Excessive nutrient inputs from tributary streams and rivers contribute to harmful algal blooms and coastal ecosystem degradation worldwide. However, the role that small tributaries play in coastal nutrient dynamics remains unknown because most monitoring and regulatory efforts focus only on the largest tributaries. We combined a 6-d sampling effort with discharge modeling to characterize nutrient inputs from nearly all watersheds draining to the world’s fifth largest lake. We found that streams are particularly likely to promote eutrophication in coastal ecosystems because they deliver water with higher concentrations of nutrients that are readily available to algae. Thus, our findings indicate that efforts to control nutrient loading could be enhanced by looking beyond the largest tributaries to include smaller streams.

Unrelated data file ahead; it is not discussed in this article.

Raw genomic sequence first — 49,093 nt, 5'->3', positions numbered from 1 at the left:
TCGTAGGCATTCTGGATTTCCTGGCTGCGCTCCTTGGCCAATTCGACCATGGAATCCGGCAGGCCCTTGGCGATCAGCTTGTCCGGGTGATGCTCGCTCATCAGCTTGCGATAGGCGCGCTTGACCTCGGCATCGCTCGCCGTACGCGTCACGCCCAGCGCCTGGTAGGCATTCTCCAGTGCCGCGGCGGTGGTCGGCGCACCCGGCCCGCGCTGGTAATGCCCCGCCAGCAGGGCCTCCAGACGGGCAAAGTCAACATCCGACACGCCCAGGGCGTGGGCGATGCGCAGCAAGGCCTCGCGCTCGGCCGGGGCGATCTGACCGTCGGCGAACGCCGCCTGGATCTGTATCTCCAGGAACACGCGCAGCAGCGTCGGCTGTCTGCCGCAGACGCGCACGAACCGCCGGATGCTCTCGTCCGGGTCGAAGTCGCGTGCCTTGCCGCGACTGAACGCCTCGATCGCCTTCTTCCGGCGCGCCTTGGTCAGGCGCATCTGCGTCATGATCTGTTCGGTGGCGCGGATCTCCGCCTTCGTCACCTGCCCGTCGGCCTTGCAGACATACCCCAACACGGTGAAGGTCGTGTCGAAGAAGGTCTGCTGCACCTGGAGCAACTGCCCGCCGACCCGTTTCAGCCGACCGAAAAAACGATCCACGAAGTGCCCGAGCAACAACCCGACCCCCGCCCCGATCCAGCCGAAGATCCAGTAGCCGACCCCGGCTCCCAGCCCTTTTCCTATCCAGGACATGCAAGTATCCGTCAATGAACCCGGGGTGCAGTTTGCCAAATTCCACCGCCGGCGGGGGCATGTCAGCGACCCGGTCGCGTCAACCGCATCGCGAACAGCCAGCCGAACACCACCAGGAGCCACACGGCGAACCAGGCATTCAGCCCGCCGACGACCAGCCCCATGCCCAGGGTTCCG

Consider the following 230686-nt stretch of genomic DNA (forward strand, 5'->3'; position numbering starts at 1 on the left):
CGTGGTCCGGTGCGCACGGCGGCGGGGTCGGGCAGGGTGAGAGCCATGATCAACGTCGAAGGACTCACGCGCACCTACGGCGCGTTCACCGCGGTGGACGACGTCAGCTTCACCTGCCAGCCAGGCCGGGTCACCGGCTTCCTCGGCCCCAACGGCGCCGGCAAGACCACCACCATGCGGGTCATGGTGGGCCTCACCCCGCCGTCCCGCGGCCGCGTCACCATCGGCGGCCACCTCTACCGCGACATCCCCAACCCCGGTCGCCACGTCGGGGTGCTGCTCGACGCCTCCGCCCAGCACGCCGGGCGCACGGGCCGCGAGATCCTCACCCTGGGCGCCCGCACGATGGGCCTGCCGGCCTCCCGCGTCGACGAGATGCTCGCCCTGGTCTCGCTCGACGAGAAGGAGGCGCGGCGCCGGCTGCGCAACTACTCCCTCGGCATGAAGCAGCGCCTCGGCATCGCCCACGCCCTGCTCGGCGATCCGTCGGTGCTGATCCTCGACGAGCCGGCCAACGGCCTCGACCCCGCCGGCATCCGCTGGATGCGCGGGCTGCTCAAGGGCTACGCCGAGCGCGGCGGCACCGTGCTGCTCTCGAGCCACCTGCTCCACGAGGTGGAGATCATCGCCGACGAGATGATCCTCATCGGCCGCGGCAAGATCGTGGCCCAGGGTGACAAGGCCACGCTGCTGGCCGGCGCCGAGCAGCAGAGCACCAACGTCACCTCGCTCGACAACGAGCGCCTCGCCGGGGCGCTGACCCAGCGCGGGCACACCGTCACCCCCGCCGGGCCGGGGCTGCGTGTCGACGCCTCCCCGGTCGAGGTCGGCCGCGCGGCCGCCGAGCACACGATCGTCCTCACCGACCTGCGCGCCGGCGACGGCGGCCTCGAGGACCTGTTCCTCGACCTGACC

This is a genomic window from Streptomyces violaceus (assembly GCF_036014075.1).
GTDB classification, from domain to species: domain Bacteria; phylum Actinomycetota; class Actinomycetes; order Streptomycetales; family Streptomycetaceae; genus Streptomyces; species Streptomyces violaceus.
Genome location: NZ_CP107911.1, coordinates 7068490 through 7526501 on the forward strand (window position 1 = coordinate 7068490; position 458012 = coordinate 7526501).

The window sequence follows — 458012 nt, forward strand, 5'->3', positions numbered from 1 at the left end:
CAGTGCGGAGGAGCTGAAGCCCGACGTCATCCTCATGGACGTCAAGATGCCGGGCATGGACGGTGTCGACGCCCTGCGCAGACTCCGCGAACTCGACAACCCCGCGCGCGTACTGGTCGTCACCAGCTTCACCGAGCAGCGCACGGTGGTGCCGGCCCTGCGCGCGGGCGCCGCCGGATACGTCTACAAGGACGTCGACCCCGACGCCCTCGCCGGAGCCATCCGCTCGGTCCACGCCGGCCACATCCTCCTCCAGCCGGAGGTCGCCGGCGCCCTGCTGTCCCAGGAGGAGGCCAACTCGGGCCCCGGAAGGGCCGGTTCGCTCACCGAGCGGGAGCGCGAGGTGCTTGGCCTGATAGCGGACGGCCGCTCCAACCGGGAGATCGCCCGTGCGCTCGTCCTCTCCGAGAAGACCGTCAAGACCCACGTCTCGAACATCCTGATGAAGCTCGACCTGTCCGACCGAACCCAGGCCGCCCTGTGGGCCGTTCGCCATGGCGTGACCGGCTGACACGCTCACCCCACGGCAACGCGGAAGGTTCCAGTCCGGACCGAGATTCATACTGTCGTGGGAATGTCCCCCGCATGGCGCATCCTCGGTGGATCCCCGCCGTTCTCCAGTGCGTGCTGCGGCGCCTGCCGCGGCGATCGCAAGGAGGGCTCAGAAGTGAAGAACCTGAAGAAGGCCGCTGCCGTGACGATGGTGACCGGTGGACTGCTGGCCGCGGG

|Title||Outsized nutrient contributions from small tributaries to a Great Lake|
|Authors||Robert J Mooney, Emily H. Stanley, William C. Rosenthal, Peter Esselman, Anthony D Kendall, Peter B. McIntyre|
|Publication Subtype||Journal Article|
|Series Title||Proceedings of the National Academy of Sciences|
|Record Source||USGS Publications Warehouse|
|USGS Organization||Great Lakes Science Center|